C P Chandrasekhar & Jayati Ghosh

What is really happening in Indian manufacturing?

CP CHANDRASEKHAR JAYATI GHOSH | Updated on January 09, 2018

Hard tomeasure What’s being produced REUTERS   -  Reuters







Data on organised manufacturing do not really capture the impact of demonetisation and its effects on demand, but some sub-sectors paint a not-so-rosy picture

One of the major puzzles about recent trends in the Indian economy is with respect to what is happening to manufacturing output. Since domestic investment rates were declining even before Indian manufacturing was hit by headwinds from the global economy, some deceleration in the expansion of production in this sector was to be expected. And then there was the drastic demonetisation move of November 2016, which created the widespread presumption that manufacturing activity would be substantially hit because of the collapse in domestic demand induced by the cash crunch.

But the recent data at first sight appear to bely such expectations. Aggregate manufacturing value added has decelerated from 10.8 per cent in 2015-16 to 7.9 per cent in 2016-17, but this is much less of a decline than was expected. And the Index of Industrial Production (IIP) appears to have accelerated in this same period, from 3 per cent growth in 2015-16 to 4.8 per cent in 2016-17.

Wrong number?

It is true that the IIP was revised recently, with a new base year of 2011-12, and this has led to dramatically different estimates of growth than the series with the previous base year of 2004-05. Chart 1 shows that both the extent and the direction of change of the IIP are completely different in the two series, with the earlier base year series showing a sharp deceleration in the past three years, to the point of no growth at all in 2016-17. By contrast, the new series shows higher rates of growth in general and an acceleration in the latest year.

As is usually the case, much of the variation between series results not only from the deletion/addition of different sub-sectors, but also the change in weights across these sub-sectors. As Table 1 shows, the earlier Basic Goods category has been divided into Primary Goods and Infrastructure/Construction Goods, but there is only a marginal increase in share.

The big change is the decline in the weight of consumer non-durable goods. One reason is the reclassification of textiles from non-durables to durables, but this accounts for only around 3 percentage points of the change. So the reduced importance of all other consumer non-durables is one major reason for the difference between the two series.

Only the big picture

This already suggests one reason why the IIP may not be capturing changes in the aggregate manufacturing sectors in the recent past and therefore any slowdown resulting from the hit to the informal sector. Unfortunately, the IIP only covers the organised manufacturing sector, and within that, the larger units.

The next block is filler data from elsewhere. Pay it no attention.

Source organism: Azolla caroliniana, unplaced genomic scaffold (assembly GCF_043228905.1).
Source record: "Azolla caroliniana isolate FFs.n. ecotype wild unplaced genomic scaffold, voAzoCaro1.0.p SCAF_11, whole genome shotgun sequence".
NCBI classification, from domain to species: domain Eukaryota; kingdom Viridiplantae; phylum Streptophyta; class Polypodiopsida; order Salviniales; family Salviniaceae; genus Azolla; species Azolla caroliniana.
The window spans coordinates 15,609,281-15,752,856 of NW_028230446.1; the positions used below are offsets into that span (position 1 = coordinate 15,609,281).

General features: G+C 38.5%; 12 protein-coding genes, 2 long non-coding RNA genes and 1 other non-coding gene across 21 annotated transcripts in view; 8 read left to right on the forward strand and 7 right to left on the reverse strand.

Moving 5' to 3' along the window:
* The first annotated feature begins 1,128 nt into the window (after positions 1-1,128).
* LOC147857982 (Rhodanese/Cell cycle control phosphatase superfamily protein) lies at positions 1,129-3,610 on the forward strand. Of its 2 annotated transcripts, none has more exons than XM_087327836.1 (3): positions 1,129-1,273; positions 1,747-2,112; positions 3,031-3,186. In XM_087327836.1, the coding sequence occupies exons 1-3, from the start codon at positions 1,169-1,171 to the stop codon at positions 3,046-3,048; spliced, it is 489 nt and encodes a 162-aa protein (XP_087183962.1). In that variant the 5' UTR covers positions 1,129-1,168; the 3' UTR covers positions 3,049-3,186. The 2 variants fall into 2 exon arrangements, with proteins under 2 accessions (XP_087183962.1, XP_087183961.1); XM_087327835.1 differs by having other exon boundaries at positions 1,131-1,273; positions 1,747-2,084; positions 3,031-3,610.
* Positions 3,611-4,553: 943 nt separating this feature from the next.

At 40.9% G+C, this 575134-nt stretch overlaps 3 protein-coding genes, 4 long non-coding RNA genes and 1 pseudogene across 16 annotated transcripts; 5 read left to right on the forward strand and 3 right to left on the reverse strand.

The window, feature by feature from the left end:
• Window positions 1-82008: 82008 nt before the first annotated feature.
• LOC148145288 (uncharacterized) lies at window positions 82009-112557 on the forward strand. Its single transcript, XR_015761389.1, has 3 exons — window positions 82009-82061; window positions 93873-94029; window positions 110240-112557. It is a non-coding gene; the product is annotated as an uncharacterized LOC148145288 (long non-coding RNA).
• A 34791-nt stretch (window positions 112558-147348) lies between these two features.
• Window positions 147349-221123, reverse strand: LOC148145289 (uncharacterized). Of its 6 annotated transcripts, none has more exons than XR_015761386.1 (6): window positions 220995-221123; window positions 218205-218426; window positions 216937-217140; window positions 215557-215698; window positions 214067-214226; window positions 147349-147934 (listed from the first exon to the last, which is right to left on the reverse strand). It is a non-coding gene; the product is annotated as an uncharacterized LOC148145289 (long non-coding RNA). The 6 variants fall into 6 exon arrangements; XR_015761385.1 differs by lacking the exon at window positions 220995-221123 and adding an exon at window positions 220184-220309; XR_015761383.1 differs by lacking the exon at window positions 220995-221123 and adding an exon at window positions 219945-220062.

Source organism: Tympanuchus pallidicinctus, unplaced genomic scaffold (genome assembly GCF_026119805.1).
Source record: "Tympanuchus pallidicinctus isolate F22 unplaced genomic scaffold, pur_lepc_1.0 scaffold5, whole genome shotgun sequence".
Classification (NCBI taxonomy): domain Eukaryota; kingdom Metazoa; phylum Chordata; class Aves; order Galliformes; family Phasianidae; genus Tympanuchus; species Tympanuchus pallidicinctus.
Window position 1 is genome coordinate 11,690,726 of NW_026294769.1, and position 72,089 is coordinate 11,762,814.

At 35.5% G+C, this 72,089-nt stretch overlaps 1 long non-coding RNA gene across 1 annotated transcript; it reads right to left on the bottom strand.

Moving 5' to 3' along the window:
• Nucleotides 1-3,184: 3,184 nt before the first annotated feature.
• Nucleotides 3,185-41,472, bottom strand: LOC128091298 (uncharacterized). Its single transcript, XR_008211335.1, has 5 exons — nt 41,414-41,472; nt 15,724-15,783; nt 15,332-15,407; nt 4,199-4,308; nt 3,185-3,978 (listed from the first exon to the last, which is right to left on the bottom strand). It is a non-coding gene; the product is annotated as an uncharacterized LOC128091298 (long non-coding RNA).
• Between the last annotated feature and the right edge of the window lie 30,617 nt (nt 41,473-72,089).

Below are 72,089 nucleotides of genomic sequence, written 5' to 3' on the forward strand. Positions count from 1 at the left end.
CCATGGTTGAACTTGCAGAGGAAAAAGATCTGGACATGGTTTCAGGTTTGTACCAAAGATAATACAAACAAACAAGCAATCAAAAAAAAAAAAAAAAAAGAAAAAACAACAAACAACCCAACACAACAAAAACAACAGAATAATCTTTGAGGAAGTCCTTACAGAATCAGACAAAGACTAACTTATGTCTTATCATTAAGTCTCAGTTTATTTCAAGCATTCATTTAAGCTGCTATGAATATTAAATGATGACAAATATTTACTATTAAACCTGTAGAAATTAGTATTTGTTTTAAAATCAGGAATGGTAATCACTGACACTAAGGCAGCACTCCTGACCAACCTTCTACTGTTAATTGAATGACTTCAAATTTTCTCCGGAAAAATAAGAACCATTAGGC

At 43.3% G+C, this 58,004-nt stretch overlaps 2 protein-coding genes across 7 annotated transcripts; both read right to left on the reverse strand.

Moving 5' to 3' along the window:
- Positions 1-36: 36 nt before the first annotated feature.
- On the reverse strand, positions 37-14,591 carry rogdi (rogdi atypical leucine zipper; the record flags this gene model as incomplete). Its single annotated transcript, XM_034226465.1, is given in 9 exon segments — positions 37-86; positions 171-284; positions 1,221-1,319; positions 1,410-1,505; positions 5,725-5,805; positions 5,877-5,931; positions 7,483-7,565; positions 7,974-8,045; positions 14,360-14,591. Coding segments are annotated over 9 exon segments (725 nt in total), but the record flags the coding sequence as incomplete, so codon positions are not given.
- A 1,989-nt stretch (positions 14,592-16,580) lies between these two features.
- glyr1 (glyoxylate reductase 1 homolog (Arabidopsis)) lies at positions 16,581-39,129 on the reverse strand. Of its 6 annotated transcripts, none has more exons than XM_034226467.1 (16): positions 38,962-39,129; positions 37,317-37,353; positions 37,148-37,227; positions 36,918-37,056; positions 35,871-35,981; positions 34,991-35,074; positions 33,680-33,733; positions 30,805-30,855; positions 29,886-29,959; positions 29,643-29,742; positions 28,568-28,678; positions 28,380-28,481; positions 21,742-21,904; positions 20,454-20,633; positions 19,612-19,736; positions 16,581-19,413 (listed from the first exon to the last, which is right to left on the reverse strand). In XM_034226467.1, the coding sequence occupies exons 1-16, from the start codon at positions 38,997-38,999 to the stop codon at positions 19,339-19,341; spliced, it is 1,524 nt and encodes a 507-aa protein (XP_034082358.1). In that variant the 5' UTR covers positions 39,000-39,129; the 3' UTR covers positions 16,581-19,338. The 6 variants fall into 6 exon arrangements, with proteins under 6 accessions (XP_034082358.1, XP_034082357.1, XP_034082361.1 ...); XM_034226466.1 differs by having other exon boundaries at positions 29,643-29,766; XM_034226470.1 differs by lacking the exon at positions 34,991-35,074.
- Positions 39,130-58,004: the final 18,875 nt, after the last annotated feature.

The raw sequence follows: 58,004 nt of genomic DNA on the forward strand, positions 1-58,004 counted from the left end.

So it cannot provide us with an understanding of how unorganised manufacturing activity has fared over this period. In addition, within the non-durable consumer goods sector, the drugs and pharmaceutical sector has become very significant, to the point where its weight is roughly similar to that of food products. Since the estimation of production of pharma is heavily dependent upon prices, even the IIP data on this sector may not be a useful guide to actual production.

But if the demonetisation did have an impact on demand as was widely noticed by observers at the time, it is likely to have impacted on other sectors of non-durable production even in organised manufacturing, that are standard elements of consumption among those working in the informal economy.

Therefore Chart 2 provides data on quarterly IIP for the sectors that are most likely to show the impact of such a squeeze on demand: food products, beverages, tobacco products and wearing apparel. In the case of food and tobacco products, there were declines (therefore negative growth) in the IIP from or after Oct-Dec 2016, the period when the demonetisation occurred.

The IIP for beverages had already been on a declining trend from the middle of 2016 and deteriorated further in Oct-Dec 2016; even the mild recovery since has left it well below that peak. The only sub-sector for which the output been roughly stagnant is wearing apparel, which could also be affected by global trends of garment export.

What they reveal

An examination of the monthly IIP data for these sectors and for the additional sector of cement provides further insights. Chart 3 provides year-on-year percentage changes in IIP by month from July 2015 to June 2017, and the results are striking. Food products had been showing an absolute decline from August 2016, but the decline worsened sharply from December 2016, and continued till the most recent month, June 2017.

In the case of beverages a similar tendency is evident. Tobacco products have been more volatile, but even these declined significantly in November-December 2016 and again in February-March 2017. Wearing apparel has been on a definitively declining trajectory since March 2017.

But the most telling indicator of the impact on demand may be what is happening to cement production. As Chart 3 shows, the IIP for cement started showing negative growth from December 2016, and since then has continued falling – with the year-on-year decline for February 2017 as much as 16 per cent.

This is significant, since cement output essentially reflects construction activity, which happens to be the largest (and in the recent past the most dynamic) non-agricultural employer. The collapse of cement production in the organised sector may therefore be an indication not only of depressed informal sector demand but also depressed employment conditions in the economy.

Published on August 14, 2017

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